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James Jacobs wrote:
Karlgamer wrote:
Here I said stuff

If you want the players to find secret stuff, you should put hints and clues in that they should look where the secret is. If you only want them to find a secret if they're observant, then let the dice fall where they may.

If you want to change things around to match your setup and play style and all that, that's the right call.

Well, I like the idea of the dice falling where they may, however unless I misunderstand how perception works it's possible that the dice might never even get rolled. I'm not sure if they would be intrigued enough by the room even to ask for a perception roll. Then again I could be totally wrong.

I have a question about a specific secret door however It's kind of a question I have in general.

spoiler(Rise of the Runelords:

In Rise of the Runelords Anniversary Edition page 50 there is a secret door(C24). The interactive maps don't have a wall there, and I was planning on using the map in my game. However the room is adjacent to stairs so it makes sense that the treasury might be there instead.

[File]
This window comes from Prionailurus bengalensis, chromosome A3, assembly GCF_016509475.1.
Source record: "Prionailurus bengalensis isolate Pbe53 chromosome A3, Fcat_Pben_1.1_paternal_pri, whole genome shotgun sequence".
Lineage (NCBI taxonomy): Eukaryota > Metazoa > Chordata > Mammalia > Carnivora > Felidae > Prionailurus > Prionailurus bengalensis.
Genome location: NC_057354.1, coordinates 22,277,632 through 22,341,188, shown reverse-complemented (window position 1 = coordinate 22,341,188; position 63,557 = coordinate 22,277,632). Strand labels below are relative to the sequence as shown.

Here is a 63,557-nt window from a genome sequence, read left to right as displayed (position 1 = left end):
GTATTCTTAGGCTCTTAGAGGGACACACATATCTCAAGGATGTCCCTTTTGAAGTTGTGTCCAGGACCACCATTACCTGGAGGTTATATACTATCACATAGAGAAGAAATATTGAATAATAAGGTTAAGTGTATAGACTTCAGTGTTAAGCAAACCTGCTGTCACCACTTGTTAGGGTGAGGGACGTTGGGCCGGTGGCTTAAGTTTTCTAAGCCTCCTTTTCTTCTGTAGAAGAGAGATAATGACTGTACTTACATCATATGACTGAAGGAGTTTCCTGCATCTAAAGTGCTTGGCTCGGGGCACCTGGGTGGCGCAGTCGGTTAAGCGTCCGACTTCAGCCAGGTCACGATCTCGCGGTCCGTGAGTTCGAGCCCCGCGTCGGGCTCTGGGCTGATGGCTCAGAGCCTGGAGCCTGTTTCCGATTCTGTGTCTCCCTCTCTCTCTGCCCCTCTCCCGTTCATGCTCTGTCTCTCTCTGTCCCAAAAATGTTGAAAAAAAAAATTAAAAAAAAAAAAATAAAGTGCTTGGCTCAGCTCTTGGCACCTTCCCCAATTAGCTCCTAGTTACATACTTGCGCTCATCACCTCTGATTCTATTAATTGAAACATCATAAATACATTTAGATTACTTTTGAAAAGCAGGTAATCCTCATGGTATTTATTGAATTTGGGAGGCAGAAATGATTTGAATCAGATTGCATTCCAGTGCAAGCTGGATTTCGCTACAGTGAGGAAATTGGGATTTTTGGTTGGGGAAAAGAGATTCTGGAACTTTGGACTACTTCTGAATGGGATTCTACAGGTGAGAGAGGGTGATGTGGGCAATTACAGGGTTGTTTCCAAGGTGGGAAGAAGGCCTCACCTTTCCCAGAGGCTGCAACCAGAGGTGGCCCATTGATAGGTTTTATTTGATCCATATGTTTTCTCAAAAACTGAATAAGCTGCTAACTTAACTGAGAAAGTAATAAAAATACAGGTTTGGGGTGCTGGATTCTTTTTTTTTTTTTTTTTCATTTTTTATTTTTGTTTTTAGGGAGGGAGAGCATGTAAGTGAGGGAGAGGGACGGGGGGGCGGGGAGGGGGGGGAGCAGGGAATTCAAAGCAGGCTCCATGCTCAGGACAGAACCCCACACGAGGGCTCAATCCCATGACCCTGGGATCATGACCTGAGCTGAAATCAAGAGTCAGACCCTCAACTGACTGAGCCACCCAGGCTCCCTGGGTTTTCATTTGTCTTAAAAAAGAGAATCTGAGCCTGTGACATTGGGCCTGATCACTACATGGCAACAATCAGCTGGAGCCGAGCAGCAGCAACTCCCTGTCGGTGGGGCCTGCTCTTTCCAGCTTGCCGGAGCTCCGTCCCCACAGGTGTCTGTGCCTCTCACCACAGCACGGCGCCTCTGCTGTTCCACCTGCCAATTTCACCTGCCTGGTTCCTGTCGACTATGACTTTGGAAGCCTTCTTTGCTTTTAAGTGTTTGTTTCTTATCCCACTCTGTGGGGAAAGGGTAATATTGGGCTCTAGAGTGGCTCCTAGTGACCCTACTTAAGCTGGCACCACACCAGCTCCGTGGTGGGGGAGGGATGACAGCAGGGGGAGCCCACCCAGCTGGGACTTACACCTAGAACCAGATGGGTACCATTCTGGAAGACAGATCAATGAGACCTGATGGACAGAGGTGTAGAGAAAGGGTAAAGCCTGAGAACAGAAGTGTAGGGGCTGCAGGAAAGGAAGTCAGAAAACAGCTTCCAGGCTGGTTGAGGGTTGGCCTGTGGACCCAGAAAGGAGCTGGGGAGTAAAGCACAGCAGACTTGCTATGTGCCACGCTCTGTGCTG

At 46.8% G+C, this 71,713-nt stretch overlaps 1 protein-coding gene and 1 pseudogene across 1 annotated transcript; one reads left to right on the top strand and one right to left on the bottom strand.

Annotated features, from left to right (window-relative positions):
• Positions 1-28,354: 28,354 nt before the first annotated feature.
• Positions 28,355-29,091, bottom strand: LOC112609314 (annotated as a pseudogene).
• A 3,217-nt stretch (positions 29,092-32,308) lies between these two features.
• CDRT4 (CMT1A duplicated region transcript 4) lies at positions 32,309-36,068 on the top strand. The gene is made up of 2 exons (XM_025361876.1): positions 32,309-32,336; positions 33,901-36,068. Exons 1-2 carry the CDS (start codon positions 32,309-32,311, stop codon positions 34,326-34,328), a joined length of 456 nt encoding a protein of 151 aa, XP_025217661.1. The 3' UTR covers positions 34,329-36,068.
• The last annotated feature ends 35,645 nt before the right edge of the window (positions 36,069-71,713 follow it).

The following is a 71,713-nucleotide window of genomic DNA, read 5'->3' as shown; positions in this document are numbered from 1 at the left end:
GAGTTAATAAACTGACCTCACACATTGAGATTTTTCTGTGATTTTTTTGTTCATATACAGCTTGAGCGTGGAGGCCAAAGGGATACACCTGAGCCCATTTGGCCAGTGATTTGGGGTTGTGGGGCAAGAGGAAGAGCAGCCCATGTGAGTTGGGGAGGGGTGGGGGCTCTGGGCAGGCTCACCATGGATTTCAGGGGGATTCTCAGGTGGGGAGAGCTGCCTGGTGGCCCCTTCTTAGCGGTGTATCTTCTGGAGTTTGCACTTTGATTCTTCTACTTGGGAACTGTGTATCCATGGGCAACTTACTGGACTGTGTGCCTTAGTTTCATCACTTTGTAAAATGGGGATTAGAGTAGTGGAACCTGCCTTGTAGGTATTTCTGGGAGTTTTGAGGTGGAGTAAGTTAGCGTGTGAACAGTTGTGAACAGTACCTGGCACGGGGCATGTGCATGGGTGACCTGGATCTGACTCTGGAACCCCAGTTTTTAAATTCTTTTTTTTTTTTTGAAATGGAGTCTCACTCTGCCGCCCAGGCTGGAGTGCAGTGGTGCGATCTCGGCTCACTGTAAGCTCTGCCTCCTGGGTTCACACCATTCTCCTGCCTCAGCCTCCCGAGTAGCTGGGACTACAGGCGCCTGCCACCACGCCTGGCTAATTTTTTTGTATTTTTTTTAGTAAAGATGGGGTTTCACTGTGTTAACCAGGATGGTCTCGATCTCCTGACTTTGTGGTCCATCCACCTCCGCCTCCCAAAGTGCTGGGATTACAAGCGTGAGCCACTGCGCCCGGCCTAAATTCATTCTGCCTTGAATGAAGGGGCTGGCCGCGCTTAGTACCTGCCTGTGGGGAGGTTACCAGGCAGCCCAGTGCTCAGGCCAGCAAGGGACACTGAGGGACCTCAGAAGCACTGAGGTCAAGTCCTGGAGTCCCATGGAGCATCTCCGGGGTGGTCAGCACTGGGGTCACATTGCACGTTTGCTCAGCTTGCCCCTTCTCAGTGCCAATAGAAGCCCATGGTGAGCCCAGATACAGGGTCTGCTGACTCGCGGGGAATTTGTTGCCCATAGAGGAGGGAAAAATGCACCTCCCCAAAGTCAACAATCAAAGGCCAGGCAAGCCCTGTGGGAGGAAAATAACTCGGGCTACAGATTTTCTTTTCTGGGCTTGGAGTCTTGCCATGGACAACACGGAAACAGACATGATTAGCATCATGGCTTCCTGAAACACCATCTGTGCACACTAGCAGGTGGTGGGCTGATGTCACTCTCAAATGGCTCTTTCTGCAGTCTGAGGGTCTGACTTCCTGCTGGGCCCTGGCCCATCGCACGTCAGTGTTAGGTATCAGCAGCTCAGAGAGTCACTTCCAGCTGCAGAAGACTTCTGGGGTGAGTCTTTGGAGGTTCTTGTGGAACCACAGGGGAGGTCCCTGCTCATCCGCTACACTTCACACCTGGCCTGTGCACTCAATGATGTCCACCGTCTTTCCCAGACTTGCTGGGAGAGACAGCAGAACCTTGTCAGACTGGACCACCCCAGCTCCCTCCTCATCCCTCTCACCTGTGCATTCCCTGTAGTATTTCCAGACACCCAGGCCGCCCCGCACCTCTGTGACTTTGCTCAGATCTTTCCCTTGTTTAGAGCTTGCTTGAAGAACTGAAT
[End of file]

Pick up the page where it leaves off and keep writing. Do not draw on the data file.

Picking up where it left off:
If I place the treasury there then my players won't have that mysterious missing space, that would've been a dead giveaway to most players.

I don't believe the treasury is alluded to so I'm unsure if my players will find it if I place it there. Especially given the location.

In general I do want my players to find secrets like that right?

This thread is for fun, but it does concern the type of strict vetting of the rules that I find under Rules Questions.